CDC issues warning about rise in highly drug-resistant stomach bug


The Centers for Disease Control and Prevention is warning clinicians and public health departments of a sharp increase in serious gastrointestinal infections caused by bacteria resistant to common antibiotics.

In a health advisory released Friday, the CDC said the agency was monitoring an increase in the number of people infected with strains of shigella bacteria highly resistant to available drugs. shigella the infections, known as shigellosis, usually cause diarrhea that can be prolonged and bloody, as well as fever and abdominal cramps.

In the past, shigellosis mainly affected children under 4 years old. But the CDC said it has seen a recent increase in drug-resistant infections among adults, especially men who have sex with men, international travelers, people living with HIV and the homeless.

Most people recover without treatment with antibiotics. But people with weakened immune systems, including those with HIV or receiving chemotherapy, can get more serious illness. Severe shigellosis can spread through the blood, which can be life-threatening.

drug resistant shigella infections “are difficult to treat and easily transmitted, especially among vulnerable populations,” CDC physician Naeemah Logan said in an email. These “superbug” infections “pose a serious threat to public health, and we want to make sure providers are aware of the growing potential for antibiotic failure.”

The agency has scheduled a call next week to update clinicians on the increase in cases and how to manage them.

shigella cause approximately 450,000 infections in the United States each year. In 2022, approximately 5% of shigella infections reported to the CDC were caused by super-resistant strains, compared to none in 2015.

Of 237 patients with resistant infections that were reported during this period, more than 90% of them happened during the pandemic, between 2020 and 2022, according to the CDC. Resistant infections have been reported in 29 states, with the highest numbers in California (76), Colorado (36) and Massachusetts (34), according to CDC data.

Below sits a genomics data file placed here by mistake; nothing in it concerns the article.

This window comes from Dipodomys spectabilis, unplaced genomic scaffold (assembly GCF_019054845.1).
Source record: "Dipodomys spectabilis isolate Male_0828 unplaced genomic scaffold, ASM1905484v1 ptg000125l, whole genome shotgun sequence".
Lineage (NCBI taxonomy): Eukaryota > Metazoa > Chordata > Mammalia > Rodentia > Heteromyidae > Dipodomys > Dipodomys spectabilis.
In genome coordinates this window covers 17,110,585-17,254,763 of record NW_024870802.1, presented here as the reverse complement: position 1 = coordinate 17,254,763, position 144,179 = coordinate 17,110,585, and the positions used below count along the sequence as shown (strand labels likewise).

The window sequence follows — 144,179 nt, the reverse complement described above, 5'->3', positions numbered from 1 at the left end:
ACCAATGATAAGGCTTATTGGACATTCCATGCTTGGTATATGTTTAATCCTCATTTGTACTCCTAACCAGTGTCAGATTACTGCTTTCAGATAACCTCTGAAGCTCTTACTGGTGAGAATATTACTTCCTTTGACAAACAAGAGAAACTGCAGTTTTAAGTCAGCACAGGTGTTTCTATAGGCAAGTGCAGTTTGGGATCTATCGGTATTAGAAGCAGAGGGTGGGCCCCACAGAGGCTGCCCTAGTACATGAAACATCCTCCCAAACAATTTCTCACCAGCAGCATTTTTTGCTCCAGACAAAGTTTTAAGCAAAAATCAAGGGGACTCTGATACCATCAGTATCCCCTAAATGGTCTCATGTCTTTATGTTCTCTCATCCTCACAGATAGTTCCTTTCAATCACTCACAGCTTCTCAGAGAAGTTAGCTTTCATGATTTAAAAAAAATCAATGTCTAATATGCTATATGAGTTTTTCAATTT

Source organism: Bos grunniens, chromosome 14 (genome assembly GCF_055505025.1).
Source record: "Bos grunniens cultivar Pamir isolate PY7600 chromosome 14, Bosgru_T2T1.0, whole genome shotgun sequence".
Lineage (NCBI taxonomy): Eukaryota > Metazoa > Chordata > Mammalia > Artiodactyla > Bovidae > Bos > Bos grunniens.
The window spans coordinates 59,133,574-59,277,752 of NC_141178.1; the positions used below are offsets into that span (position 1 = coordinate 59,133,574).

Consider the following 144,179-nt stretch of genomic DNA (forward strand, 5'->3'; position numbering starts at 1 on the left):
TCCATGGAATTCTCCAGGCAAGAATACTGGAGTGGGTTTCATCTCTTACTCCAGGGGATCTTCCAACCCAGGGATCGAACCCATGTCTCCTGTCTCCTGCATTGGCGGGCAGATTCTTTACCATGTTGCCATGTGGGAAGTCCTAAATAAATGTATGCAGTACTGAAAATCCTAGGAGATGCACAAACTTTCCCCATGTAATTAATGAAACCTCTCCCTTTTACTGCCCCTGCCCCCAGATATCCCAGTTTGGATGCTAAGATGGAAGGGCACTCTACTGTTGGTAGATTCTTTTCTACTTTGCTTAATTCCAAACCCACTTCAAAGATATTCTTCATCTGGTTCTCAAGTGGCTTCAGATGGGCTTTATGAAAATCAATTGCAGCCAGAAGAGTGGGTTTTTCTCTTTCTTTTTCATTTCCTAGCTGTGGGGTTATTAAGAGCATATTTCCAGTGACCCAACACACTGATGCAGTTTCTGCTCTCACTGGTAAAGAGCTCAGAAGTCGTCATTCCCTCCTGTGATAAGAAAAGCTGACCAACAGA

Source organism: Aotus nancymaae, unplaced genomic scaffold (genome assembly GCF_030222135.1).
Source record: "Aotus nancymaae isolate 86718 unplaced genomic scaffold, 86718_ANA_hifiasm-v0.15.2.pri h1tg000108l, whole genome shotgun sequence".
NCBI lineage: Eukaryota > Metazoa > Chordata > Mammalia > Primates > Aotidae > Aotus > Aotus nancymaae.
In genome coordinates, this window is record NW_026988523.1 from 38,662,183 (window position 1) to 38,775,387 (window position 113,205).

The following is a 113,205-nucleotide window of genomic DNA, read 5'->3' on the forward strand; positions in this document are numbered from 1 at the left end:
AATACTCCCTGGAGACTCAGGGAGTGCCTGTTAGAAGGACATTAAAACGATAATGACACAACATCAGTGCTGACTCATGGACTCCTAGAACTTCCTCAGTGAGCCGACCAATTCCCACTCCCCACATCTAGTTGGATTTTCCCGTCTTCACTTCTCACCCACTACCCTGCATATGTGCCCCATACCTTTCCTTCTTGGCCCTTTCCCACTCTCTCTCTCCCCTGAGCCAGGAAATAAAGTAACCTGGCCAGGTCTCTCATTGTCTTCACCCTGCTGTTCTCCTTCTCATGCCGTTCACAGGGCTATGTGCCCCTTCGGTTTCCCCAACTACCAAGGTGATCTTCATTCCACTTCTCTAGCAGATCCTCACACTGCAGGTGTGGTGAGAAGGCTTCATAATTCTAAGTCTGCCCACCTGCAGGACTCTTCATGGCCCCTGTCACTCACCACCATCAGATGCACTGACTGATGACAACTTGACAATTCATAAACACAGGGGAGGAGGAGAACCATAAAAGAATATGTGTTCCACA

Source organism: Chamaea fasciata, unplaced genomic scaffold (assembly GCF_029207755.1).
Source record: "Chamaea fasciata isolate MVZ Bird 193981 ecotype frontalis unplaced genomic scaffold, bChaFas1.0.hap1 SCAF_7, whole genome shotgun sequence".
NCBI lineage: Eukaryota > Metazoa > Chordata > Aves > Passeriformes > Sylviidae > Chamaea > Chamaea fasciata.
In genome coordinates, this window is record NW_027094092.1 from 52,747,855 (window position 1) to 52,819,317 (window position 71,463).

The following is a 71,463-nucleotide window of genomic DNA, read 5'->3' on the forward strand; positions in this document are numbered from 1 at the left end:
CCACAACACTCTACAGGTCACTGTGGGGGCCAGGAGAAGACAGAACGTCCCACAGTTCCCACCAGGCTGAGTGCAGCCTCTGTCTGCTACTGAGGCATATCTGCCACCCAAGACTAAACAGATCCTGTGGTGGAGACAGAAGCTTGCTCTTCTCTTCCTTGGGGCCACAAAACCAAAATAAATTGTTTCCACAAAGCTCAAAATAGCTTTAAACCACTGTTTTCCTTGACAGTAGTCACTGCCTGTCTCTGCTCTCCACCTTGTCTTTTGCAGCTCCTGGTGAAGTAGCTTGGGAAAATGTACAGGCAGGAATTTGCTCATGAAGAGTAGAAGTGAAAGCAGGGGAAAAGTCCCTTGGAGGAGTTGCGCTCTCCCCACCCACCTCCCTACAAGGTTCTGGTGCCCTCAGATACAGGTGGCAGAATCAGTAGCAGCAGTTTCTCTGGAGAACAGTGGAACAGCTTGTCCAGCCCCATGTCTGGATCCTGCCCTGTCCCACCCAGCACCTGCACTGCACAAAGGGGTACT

These strains are resistant to five commonly recommended antibiotics, including azithromycin, ciprofloxacin and ceftriaxone.

Last year, the CDC said the pandemic had caused an overall increase in superbug infections and deaths in US hospitals, undoing years of progress. Public health efforts had reduced resistant infections in hospitals by almost 30% between 2012 and 2017. But in 2020, the pandemic has pushed hospitals, health services and communities to near breaking points.

Sicker patients needed more frequent and longer use of medical devices, such as catheters and ventilators, which break down the body’s natural protective barrier – the skin – and thus increase the risk of infection. Additionally, clinicians unfamiliar with the coronavirus initially relied heavily on antibiotics to treat patients. But these life-saving drugs work against bacteria, not viruses.

The exceptionally high levels of antibiotic use likely allowed drug resistance to develop and spread.

shigella bacteria spread quickly and easily through direct person-to-person contact, including sexual contact. They are also spread indirectly through contaminated food, water and other routes. It only takes a small number of bacteria to make someone sick, and infected people can pass the germs on to others for several weeks after their diarrhea stops.

The CDC said it currently has no recommendations on how best to treat highly resistant people. shigella infections.

In recent months, global cases of shigellosis have increased. In January 2022, the UK reported an increase in cases of extremely antibiotic-resistant infections, primarily among men who have sex with men.

By mid-February, a dozen countries, including the United States, had reported more than 250 shigella infections since September 2022 among people who have traveled to Cape Verde in West Africa, according to the European Center for Disease Control and Prevention.

Symptoms of shigellosis usually begin one to two days after infection and last for seven days. In some cases, bowel habits do not return to normal for several months.

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